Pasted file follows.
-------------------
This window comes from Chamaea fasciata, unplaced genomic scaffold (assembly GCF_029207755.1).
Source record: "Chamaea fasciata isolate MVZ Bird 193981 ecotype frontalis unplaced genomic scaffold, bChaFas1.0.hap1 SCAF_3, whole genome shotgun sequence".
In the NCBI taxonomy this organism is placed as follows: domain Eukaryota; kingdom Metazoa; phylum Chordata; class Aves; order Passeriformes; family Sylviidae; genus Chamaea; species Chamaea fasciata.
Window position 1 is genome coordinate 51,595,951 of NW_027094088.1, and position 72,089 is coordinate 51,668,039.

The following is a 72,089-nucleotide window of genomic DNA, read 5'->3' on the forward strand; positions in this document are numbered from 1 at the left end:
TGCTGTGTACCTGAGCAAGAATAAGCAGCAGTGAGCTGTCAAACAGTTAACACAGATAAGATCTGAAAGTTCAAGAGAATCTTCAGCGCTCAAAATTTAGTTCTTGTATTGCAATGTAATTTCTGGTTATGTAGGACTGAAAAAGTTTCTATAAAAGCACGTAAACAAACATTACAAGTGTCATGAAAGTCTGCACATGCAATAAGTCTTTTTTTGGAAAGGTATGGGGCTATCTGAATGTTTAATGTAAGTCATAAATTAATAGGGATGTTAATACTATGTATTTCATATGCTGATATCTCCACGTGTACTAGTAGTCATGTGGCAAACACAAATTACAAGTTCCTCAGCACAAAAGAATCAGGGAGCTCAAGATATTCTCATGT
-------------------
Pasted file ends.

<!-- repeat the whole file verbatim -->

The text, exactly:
This window comes from Chamaea fasciata, unplaced genomic scaffold (assembly GCF_029207755.1).
Source record: "Chamaea fasciata isolate MVZ Bird 193981 ecotype frontalis unplaced genomic scaffold, bChaFas1.0.hap1 SCAF_3, whole genome shotgun sequence".
In the NCBI taxonomy this organism is placed as follows: domain Eukaryota; kingdom Metazoa; phylum Chordata; class Aves; order Passeriformes; family Sylviidae; genus Chamaea; species Chamaea fasciata.
Window position 1 is genome coordinate 51,595,951 of NW_027094088.1, and position 72,089 is coordinate 51,668,039.

The following is a 72,089-nucleotide window of genomic DNA, read 5'->3' on the forward strand; positions in this document are numbered from 1 at the left end:
TGCTGTGTACCTGAGCAAGAATAAGCAGCAGTGAGCTGTCAAACAGTTAACACAGATAAGATCTGAAAGTTCAAGAGAATCTTCAGCGCTCAAAATTTAGTTCTTGTATTGCAATGTAATTTCTGGTTATGTAGGACTGAAAAAGTTTCTATAAAAGCACGTAAACAAACATTACAAGTGTCATGAAAGTCTGCACATGCAATAAGTCTTTTTTTGGAAAGGTATGGGGCTATCTGAATGTTTAATGTAAGTCATAAATTAATAGGGATGTTAATACTATGTATTTCATATGCTGATATCTCCACGTGTACTAGTAGTCATGTGGCAAACACAAATTACAAGTTCCTCAGCACAAAAGAATCAGGGAGCTCAAGATATTCTCATGT